Teelt en veredeling van bloemkool

J.R. Jensma

    Research output: Thesisinternal PhD, WU


    A major problem in cauliflower is the occurence of buttoned plants in which vegetative growth was checked shortly after planting out. This results in too early formation of small curds of poor quality ('premature heading').

    It was found that this could be prevented by transplanting small plants. All factors favouring growth of the young plants in the seed-bed promoted buttoning.

    Spring crops should be sown late in the autumn and planted out early, whilst early quick-growing varieties should be sown later than late varieties. Plants should be kept cool and dry.

    Young plants for summer crops should be grown at rather high densities in the seed-bed. Through severe competition plants thus remained small and therefore less prone to buttoning after transplanting. Experiments on breeding showed that cauliflower could be inbred for several generations without any deleterious effect. Seed-setting after selfing was normal and the crop therefore should be considered as self-fertilizing. This was confirmed by field experiments.

    For selection after July plants must be propagated vegetatively. A method of obtaining cuttings from shoots developing on the stem base and roots was described.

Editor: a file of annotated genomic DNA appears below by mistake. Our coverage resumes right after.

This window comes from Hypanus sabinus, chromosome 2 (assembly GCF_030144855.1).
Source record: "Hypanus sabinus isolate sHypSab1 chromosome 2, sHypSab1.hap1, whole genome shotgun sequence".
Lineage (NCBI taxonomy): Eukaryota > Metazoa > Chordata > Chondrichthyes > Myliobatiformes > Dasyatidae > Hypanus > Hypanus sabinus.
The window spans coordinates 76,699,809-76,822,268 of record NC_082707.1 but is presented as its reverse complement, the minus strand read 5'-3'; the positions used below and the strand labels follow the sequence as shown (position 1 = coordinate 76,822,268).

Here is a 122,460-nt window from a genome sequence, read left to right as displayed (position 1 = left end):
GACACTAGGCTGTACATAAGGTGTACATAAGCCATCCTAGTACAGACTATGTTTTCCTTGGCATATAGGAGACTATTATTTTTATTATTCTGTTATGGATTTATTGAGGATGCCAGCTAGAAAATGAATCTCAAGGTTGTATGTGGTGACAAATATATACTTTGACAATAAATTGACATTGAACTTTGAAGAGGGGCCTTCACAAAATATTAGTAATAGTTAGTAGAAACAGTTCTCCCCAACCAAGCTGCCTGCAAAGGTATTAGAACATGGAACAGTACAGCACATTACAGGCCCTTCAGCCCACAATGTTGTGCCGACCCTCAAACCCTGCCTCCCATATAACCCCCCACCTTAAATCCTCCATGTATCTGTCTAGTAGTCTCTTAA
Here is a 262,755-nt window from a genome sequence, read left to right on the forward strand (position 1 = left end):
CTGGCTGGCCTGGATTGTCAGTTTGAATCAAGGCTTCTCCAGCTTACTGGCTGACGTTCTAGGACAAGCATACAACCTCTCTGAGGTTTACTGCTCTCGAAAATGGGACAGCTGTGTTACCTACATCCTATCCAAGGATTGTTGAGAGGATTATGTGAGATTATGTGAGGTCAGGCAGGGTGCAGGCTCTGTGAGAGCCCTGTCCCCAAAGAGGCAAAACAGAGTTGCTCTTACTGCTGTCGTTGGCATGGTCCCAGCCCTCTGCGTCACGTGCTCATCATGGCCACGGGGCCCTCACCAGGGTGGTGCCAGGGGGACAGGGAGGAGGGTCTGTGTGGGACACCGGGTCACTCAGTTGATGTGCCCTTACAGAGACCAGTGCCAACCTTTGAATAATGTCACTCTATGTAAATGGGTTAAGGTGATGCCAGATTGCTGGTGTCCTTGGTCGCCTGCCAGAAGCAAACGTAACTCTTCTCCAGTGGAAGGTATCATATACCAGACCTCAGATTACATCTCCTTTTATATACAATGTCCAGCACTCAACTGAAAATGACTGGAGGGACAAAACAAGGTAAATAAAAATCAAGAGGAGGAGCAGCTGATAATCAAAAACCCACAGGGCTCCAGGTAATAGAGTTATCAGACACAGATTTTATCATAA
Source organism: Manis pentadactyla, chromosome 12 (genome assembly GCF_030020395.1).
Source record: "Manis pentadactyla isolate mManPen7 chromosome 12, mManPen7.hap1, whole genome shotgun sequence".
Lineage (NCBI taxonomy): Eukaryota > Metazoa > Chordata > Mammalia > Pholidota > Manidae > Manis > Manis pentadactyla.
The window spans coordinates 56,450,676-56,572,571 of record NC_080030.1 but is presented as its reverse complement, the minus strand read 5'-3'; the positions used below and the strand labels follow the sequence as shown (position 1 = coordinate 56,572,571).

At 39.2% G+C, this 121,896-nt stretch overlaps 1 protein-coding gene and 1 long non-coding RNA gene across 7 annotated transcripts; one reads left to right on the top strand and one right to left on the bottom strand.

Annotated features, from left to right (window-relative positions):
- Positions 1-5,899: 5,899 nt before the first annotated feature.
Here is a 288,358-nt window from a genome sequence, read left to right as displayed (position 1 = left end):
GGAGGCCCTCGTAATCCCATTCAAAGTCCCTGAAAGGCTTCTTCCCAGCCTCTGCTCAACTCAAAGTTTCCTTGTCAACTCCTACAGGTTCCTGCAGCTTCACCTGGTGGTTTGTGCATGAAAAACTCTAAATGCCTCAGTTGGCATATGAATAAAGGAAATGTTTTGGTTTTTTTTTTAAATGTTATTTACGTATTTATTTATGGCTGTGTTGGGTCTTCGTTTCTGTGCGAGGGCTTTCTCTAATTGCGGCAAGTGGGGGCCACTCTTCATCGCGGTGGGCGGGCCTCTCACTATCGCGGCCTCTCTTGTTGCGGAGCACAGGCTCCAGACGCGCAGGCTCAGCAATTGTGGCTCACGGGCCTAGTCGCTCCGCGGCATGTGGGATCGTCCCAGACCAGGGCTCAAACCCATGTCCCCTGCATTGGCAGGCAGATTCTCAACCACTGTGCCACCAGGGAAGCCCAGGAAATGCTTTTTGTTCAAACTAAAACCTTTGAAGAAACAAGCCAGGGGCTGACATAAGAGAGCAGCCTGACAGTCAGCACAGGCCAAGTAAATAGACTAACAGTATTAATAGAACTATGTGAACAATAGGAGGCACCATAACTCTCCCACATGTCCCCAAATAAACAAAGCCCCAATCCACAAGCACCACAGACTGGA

Male-sterile plants were found at a rate of 0.05 %. It was determined by a single recessive factor.

    Earliness was positively correlated with leaf number (r 0.9017).

    Firmness of the curd was related to its structure and was determined by recessive genes. Plants with poor curds yielded more seed than plants with firm curds.

    Original languageDutch
    QualificationDoctor of Philosophy
    Awarding Institution
    • Wageningen University
    • Wellensiek, S.J., Promotor
    Award date7 Mar 1957
    Place of PublicationWageningen
    Publication statusPublished - 1957


    • brassica oleracea var. botrytis
    • cauliflowers

    Cite this